The Bhagavad-Gita


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The Song Celestial, or, Bhagavad-Gita.

(From the Mahabharata)



Being a Discourse Between Arjuna, Prince of India, and the Supreme Being, Under the Form of Krishna.

Translated from the Sanskrit Text by Sir Edwin Arnold, M.A., K.C.I.E., C.S.I. (1900)




Dedication -- To India, So have I read this wonderful and spirit-thrilling speech, By Krishna and Prince Arjun held, discoursing each with each; So have I writ its wisdom here,--its hidden mystery, For England; O our India! as dear to me as She!--Edwin Arnold



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Through the eighteen chapters lord Krishna makes Arjuna understand the philosophy of Karma, who finally agrees to follow the Nishkama path for salvation and prepares to fight the Kuravas, despite them being his kin: as the duty of a Kshtriya is to fight the battles for upholding the dignity of their kingdom. The book harps on fulfilling one's duty without worrying about the fruits of it. Lord Krishna uses the dualistic philosophy: Sankhya to explain the distinction between the physical and the spiritual. He says that the spirit never dies, and like old clothes are changed for the new, the body thus, dies only to gain a new one. The soul or Atma is untouched by the cycle of life and death. The lord further advocates a yogic life for Moksha or Salvation. He distinguishes between three yogas: Knowledge, bhakti and Karma, saying that the last one is for yogis and is the best.--Submitted by Anonymous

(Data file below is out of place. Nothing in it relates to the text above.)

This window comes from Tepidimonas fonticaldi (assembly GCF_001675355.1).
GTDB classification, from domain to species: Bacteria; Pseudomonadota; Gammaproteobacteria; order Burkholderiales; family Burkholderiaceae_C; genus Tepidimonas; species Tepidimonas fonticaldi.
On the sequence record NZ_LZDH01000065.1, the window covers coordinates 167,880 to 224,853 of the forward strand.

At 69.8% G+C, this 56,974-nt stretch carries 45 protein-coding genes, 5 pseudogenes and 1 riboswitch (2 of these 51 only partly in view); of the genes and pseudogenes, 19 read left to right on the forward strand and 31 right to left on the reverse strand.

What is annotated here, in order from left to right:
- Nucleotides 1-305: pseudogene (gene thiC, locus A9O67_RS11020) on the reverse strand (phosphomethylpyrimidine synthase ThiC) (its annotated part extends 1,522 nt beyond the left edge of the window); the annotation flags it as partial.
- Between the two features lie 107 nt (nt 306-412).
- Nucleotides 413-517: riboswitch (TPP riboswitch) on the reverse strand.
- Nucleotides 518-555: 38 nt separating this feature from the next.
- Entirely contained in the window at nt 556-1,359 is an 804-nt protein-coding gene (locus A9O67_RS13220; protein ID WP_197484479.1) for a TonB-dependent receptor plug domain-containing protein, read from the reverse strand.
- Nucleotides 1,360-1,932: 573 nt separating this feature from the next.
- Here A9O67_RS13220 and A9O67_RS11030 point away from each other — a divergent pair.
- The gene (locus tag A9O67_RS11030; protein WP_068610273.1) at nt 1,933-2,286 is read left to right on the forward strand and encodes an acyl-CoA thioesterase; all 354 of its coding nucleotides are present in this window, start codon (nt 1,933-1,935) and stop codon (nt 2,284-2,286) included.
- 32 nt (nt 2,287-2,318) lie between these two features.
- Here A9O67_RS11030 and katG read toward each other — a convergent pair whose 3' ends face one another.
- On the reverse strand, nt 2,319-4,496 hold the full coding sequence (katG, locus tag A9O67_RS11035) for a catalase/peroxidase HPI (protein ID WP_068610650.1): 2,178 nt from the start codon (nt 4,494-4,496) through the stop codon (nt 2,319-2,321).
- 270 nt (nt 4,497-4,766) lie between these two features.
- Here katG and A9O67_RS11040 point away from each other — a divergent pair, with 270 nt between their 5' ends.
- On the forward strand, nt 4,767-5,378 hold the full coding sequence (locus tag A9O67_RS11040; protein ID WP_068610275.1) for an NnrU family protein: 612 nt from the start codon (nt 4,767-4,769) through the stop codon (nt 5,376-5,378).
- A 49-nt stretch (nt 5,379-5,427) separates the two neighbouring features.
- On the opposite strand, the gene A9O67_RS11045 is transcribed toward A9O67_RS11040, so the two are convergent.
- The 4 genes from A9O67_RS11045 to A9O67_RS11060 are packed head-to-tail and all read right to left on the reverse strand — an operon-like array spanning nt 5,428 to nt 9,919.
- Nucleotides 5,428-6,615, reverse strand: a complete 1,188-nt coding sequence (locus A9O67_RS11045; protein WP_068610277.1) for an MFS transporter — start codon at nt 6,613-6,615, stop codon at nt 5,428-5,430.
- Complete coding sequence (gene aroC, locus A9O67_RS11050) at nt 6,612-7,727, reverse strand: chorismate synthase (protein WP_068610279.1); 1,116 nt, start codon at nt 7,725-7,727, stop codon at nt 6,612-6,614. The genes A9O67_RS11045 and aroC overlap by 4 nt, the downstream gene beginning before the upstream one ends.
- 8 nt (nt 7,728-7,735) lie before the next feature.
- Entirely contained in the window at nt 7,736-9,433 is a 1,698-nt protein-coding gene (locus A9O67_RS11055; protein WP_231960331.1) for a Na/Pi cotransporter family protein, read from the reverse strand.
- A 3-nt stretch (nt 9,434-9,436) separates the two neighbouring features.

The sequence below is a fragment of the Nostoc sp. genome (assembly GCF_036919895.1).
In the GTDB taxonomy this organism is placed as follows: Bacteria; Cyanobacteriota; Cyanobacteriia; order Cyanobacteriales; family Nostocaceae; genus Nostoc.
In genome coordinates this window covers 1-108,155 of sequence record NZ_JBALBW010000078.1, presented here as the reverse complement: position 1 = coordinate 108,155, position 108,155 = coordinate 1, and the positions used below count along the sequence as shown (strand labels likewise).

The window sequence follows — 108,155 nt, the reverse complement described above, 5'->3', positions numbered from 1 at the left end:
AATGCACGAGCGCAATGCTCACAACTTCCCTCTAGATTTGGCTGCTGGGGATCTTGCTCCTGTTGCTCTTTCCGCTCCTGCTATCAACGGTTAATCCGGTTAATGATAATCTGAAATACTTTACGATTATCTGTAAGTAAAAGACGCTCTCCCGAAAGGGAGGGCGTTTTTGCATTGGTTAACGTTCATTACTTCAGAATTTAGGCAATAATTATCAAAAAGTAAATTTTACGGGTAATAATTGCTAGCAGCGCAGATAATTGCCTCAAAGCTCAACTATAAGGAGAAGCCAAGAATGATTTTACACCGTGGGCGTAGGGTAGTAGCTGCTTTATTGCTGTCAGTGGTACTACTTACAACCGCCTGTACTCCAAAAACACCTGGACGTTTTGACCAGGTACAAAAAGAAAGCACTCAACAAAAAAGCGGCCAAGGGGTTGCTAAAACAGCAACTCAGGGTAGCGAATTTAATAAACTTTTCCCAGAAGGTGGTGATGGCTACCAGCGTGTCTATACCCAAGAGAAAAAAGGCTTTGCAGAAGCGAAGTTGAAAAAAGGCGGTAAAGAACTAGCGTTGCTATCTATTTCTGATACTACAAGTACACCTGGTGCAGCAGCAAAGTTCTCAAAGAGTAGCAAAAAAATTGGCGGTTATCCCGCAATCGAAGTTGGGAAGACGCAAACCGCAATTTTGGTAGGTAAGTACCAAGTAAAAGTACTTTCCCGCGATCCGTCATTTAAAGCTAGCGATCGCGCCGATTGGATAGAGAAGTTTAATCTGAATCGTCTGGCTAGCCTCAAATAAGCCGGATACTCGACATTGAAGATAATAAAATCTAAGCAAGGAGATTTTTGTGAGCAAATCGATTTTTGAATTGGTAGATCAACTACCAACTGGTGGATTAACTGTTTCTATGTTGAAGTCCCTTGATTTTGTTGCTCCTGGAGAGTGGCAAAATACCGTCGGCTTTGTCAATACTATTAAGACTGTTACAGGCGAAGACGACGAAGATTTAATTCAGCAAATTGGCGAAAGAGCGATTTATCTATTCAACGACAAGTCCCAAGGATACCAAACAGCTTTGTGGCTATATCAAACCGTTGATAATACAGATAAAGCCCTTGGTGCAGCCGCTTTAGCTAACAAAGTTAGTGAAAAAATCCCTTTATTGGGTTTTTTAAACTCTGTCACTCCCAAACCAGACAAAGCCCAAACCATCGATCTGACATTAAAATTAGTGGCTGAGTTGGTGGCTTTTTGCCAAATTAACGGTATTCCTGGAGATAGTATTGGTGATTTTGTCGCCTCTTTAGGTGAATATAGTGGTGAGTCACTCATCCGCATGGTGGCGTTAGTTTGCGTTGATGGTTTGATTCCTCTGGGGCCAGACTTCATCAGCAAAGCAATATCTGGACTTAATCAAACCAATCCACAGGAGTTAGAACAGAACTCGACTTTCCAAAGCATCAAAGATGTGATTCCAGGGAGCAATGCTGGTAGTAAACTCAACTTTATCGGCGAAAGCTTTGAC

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After spending twelve years in forest and one year in disguise the Padavas want their kingdom back from Kauravas which is rightfully theirs, but wicked and proud Duryodhan refuses. Which leads to the Mahabharat, a war between Pandavas & Kauravas. Arjuna, a Pandava & the best warrior of his time is left dejected and lost even before the war begins, he cannot kill the Kauravas, who are his teachers, cousins, friends and relatives. He asks Krishna(the God & his charioteer) to take him in middle of the two armies, upon seeing the his kinsmen on their side, he loses his bow & arrow and tells Krishna, he can't fight them. Now, Krishna tells through eighteen chapters what a Kshatriya ought to do, keeping his emotions aside. Krishna uses various method trying to pursue Arjuna to put himself together and fight, if he wins he will rule the earth and if he dies he will be a martyr, hence will rule the heaven, a "win-win" for him. Arjuna is not easily convinced though. Krishna during this discourse also shows Arjuna his real stature of God which is larger than life figure which actually awestruck as well as terrifies Arjuna. Book is essentially teaches not just Arjuna but to us the importance of working towards ones objective without being attached to its fruits and how to remain detached from worldly pleasures.--Submitted by Prashant Yadav










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The Bhagavadgita

this doctrine say: for the uncontrolled there is no wisdom,nor for the uncontrolled is there the power of of concentration and for him without concentration there is no peace.and for the unpeaceful,how can there be happiness. Descartes said :i think therefore i am. Tacitus in agric.30 says solitudinum faciunt,pacem appellant(they make a desert and call it peace). I wanted to put these qoutes in context for one common idea. Can one only have peace when one is alone. Is lack of self control the cause for the lack of peace?. Which of these qoutes is right in regard to individual peace and how affects ones life and decisions?


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